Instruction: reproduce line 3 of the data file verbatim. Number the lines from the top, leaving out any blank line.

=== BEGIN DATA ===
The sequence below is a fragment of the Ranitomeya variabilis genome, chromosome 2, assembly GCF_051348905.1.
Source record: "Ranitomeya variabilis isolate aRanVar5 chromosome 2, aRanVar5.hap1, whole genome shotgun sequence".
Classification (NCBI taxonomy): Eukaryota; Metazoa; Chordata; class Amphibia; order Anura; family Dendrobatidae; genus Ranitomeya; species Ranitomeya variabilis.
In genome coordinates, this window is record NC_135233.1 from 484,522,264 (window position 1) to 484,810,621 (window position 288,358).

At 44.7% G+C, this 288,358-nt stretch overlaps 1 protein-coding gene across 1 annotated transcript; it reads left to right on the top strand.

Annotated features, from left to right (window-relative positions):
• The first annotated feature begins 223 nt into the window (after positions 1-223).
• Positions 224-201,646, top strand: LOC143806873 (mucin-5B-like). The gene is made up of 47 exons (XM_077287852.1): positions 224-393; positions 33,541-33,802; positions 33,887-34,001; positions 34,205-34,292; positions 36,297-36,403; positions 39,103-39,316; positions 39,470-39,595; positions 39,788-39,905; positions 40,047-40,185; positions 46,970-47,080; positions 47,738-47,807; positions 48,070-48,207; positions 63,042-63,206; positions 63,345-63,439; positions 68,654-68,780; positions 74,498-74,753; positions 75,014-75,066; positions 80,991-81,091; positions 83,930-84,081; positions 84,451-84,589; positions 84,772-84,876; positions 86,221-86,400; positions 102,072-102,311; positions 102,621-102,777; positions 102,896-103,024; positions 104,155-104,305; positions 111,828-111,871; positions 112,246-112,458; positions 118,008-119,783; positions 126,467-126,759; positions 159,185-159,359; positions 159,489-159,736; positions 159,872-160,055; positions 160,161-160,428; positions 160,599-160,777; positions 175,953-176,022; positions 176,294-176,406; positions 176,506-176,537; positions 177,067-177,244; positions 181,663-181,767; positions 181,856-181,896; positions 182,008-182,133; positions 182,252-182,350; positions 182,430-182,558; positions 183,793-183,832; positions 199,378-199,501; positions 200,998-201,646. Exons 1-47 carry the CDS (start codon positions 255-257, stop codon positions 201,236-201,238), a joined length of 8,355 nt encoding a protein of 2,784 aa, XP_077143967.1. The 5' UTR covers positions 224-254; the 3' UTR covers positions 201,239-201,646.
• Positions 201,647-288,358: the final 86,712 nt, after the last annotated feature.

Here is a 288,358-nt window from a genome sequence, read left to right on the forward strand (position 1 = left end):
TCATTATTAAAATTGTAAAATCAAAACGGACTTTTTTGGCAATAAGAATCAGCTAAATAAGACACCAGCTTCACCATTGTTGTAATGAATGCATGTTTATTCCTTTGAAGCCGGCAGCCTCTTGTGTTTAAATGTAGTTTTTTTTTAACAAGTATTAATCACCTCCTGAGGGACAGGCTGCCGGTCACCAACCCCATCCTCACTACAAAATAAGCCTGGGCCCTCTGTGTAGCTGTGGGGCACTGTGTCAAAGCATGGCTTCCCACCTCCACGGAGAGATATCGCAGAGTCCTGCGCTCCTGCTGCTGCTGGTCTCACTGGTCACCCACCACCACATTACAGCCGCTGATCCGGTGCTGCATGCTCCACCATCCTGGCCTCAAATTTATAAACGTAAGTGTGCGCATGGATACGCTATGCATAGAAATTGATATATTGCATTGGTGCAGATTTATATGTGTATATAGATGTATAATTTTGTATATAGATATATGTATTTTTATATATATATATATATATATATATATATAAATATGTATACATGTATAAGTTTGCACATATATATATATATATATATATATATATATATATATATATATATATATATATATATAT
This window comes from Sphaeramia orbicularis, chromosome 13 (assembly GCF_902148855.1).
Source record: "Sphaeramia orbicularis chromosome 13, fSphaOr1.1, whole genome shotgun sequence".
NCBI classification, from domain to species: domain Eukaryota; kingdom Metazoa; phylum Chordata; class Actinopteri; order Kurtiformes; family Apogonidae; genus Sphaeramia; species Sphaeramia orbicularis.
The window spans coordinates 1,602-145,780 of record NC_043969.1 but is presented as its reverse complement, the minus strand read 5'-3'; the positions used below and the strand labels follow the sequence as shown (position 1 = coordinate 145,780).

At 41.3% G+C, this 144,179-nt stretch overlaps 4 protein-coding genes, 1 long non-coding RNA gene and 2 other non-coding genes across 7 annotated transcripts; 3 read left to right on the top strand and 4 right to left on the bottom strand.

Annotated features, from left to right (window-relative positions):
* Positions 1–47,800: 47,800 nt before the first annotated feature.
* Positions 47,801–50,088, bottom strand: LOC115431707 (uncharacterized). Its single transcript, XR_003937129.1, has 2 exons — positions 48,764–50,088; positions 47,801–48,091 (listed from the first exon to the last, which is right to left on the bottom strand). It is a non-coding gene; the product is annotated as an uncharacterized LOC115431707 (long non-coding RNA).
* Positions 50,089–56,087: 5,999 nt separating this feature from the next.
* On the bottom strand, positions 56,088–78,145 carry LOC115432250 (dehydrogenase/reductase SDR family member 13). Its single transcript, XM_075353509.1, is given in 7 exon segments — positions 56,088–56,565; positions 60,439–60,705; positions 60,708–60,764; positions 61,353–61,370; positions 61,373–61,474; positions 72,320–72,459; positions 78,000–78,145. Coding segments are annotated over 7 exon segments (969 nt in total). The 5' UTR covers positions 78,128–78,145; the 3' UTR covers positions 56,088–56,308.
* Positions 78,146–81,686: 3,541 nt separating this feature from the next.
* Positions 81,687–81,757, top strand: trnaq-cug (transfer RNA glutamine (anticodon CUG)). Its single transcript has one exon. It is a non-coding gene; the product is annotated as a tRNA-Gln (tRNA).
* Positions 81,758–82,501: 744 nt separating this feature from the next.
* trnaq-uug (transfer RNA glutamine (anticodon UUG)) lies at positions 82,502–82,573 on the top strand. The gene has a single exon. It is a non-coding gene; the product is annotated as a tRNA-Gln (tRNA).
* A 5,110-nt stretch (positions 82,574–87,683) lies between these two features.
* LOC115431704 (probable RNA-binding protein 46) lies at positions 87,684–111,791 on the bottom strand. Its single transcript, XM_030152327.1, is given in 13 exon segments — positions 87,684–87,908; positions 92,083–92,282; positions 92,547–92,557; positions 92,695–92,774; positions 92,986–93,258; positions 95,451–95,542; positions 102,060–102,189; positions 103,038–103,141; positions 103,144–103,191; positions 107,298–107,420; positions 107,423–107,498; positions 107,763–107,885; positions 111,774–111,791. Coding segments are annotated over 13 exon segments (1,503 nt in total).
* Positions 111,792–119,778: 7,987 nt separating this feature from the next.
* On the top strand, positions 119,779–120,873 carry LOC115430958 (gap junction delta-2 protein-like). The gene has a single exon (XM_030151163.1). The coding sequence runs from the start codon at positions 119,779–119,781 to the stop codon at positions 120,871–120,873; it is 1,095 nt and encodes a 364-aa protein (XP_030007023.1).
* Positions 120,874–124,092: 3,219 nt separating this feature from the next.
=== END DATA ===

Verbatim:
Classification (NCBI taxonomy): Eukaryota; Metazoa; Chordata; class Amphibia; order Anura; family Dendrobatidae; genus Ranitomeya; species Ranitomeya variabilis.